By Ben Tavener, Senior Contributing Reporter
RIO DE JANEIRO, BRAZIL – After weeks of celebrations and the samba school finale in Sambódromo, the big post-Carnival clean-up is underway in Rio. City officials say some 770 tons of garbage have been removed so far: 400 tons from the aftermath of bloco parties held across Rio and another 370 tons from the Sambódromo, up significantly on the amount collected in 2012.
Rio Mayor Eduardo Paes was reported to have announced he was looking at ways Carnival can be changed to reduce the impact on the city: local media say this could mean a reduction in the number of blocos (street parties) and parade routes.
Aside from the colossal amount of garbage, this year’s celebrations went smoothly, although the city’s emergency services have treated nearly 2,000 people, according to Rio’s Health Secretary, most for dehydration, sunburn and sunstroke.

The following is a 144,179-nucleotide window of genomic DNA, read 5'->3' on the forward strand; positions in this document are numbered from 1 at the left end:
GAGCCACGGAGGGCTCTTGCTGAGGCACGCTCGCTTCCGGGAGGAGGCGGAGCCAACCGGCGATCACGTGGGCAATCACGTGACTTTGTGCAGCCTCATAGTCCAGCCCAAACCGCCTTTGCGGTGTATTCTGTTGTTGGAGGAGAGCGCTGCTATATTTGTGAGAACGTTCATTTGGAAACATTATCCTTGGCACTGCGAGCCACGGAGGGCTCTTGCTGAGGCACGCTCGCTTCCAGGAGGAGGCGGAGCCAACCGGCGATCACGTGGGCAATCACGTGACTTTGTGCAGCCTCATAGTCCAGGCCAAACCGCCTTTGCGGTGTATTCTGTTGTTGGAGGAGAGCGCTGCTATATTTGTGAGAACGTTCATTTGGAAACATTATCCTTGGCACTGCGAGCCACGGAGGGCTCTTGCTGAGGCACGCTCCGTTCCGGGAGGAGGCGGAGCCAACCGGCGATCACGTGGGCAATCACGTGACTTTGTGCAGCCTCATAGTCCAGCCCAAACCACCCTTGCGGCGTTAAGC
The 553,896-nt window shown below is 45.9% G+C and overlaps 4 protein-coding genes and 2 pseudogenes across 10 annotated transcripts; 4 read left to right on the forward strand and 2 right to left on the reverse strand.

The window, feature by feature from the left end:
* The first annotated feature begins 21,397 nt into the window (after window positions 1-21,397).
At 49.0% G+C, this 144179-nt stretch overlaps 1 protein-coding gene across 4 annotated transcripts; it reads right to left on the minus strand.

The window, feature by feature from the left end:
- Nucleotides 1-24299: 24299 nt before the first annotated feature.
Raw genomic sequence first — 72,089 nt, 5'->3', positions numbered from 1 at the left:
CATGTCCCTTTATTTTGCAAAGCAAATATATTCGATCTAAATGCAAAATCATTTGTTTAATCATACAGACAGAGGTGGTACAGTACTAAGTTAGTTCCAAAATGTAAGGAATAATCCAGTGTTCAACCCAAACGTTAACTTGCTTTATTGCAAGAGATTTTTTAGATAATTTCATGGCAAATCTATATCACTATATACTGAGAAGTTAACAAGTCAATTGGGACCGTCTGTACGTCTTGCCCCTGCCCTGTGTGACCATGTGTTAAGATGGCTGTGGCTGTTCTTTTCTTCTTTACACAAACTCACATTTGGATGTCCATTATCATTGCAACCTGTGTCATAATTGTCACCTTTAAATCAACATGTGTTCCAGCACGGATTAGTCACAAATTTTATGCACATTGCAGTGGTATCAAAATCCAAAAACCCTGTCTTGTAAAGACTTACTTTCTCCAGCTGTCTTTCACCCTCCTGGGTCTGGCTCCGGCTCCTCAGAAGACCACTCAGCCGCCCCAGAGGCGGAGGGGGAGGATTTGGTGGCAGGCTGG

With the city still reeling from this year’s Carnival, samba schools are wasting no time in thinking about costumes and float pieces for Carnival 2014, many of which are recycled, O Globo newspaper reports.
Recycling is nothing new for Carnival: samba schools attempt both to make and save money, as costumes and floats can cost many thousands of reais, as well as trying to help the environment in the process.
Those involved in the parades must return their Carnival costumes to the samba schools and help save them money, or face being blacklisted for future competitions.
As Wilson Alves, the President of Carnival 2013 Champions Vila Isabel samba school, told Globo, this year has seen a surge in sustainability following 2012’s Rio+20 Summit. They and five other schools will take part in the Champions’ Parade this weekend.
Rio’s official tourist company, Riotur, said it was hopeful the city would manage to generate around R$1.2 billion (US$665 million) from this year’s Carnival. Next year’s Carnival is scheduled for March 1-4, 2014.
Read more (in Portuguese).
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